A Tale of Two (More) Ritornos: Monteverdi's Il Ritorno d'Ulisse in Patria
Gardiner’s Ulisse is forthright and on its own terms convincing, and Dantone has his moments, but Fuget’s Versailles performance remains the clear leader
We are not quite comparing like-with-like here: the Dantone, from Maggio Musicale, Fiorentino (Florence, Italy) is a fully staged performance (also available in sound-only compact discs), while the Gardiner is what we might today call semi-staged, with instrumetal ensemble on-stage with the (costumed) singers. And of course, we recently had the Ritorno from Les Épopées on the Château de Versailles Spéctacles label.
One should perhaps register how aware one is during a performance of Monteverdi’s use of different modes of expression for different characters - how well these are etched, in other words. So, Gods and noble characters use “high“ and tragic recitative as a means of expressing themselves; the servant Melanto and her lover Euymachus have simple tunes as befits their rank; Antonius’ lines are uneven (a reflection of his morals). Monteverdi plays with this idea, as in disguise a character can take on another mode; similarly, when Melanto asks Penelope to be more open to new lovers, she imitates the Royal style.
Here is a taster for the Dantone production:
The opening finds L'Humana fragilita and interactions with Il Tempo, Fortuna and Amore .... the space in the theatre is well-used, with singers on stage as well as in spatiallyiseperated boxes in the auditorium; dress in a mix of modern and period. After the prologue, the curtains open and the cast make sits way from the back of the stalls through the audience to assemble on the stage.
Let’s hear the Prologo:
There are amazing sounds form the pit to the Queen's (Penelope's) aria (the sufferings of a Queen ..). I do like Daphne Galou (wife of the conductor); she has a fabulous duet with Eurymachus, watched from above by the assembled cast.
The flirtation scene's opening sinfonia offers maximal contrast. Miriam Albano is a strong Melantho; a pity her suitor, Hugo Hymas, is so unsuitable with a notably forced, choreographed, un-erotic straddling; his voice is rather reedy and over-vibratoed, too.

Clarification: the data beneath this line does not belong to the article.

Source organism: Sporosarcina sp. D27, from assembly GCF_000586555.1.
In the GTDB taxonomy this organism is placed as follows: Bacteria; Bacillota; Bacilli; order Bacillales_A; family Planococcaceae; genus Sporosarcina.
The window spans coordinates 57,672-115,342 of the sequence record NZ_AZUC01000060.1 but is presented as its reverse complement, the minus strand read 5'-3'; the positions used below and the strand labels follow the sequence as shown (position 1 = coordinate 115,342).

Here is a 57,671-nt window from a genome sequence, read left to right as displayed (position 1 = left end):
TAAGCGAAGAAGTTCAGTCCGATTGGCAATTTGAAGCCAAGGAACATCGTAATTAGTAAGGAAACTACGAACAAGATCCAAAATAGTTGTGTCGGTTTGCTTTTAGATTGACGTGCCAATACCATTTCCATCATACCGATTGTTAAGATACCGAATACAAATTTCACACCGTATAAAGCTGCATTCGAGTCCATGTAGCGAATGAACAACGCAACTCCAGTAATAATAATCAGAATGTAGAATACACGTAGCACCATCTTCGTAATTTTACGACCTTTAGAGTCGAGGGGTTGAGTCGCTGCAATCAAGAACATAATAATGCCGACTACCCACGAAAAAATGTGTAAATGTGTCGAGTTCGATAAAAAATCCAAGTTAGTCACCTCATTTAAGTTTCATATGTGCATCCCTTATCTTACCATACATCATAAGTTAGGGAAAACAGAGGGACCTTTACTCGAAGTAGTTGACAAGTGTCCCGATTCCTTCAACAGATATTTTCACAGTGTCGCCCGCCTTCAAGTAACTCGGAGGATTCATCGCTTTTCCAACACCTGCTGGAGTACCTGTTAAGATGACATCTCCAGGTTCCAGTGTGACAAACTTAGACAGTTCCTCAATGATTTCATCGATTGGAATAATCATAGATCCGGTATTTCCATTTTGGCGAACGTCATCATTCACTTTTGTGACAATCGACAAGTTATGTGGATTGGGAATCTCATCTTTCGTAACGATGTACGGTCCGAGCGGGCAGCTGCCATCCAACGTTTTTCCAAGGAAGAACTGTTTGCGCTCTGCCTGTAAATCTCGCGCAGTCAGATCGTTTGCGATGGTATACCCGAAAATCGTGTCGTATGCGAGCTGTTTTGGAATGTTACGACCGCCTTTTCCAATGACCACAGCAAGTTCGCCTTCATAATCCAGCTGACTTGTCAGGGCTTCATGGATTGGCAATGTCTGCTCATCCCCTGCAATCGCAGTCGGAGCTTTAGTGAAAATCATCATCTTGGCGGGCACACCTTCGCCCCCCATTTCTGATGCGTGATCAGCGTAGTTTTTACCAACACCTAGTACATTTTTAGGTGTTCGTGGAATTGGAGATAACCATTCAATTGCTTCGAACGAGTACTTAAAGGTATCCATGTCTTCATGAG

Sadly this production is not as comprehensively and evenly cast as the Versailles: Guido Loncordo is a weak Nettuno (Neptune) - and it doesn’t do to have a weak God of the Sea, certainly not whe the words tell us he is raging against he arrival of the Phœnecians. Jupter (Giove), Gianluca Margheri, is stronger.
Minerva is fun though, cast in a sort of cowgirl outfit in act I. The role is taken by Arianna Venditelli - but she is not always 100% accurate of pitch in this first act, especially at speed. She finds her centre - while “flying” (she is suspended in a Baroque staging effect, suspended via strings, which represents her flying chariot) - at the opening of the second act.
The Sinfonia that opens Part II is remarkable, full of energy. Miriam Albano is once more superb here in her scene with the rather less full-voiced Hymas (Eurymaco).
Charles Workman is a superb Ulysses, as we can hear here:
Yet, somehow this set fails to come together to a coherent whole. It is available in sound-only, which given the somewhat drab production might be the preferable avenue.
With John Eliot Gardiner, we immediately feel a profound sense of depth - the mimed parting of Penelope and Ulysses at the opening, the spatial separation (albeit within a small space) of the characters early on, all work well. The standard of singing in this performance is remarkable, up there with the Fuget - although I would suggest there is just that extra bit of emphasis on the words from the latter.
Gardiner uses a fairly large instrumental ensemble, including cornetts, recorders and dulcian.
Gardiner also inserts some extra music into the performance. Here is 'Brilliamo, che l'onde’, an interpolated extract from Tirsi e Clori, from Monteverdi's Seventh Book of Madrigals (1619).:
The Ulysses here is Furio Zanasi, who makes a fine foil for Lucille Richardot (who also took the role of Penelope in Stéphane Fuget’s performance, where I find her more at home and ultimately more convincing). Krystian Adam is impressive as Telemaco, while the servants Melanto and Eurymaco (Anna Dennis and Zachary Wilder respectively) relish every moment of their interactions.
Gardiner’s Ulisse is forthright and on its own terms convincing, and Dantone has his moments, but Fuget’s Versailles performance remains the clear leader of the field.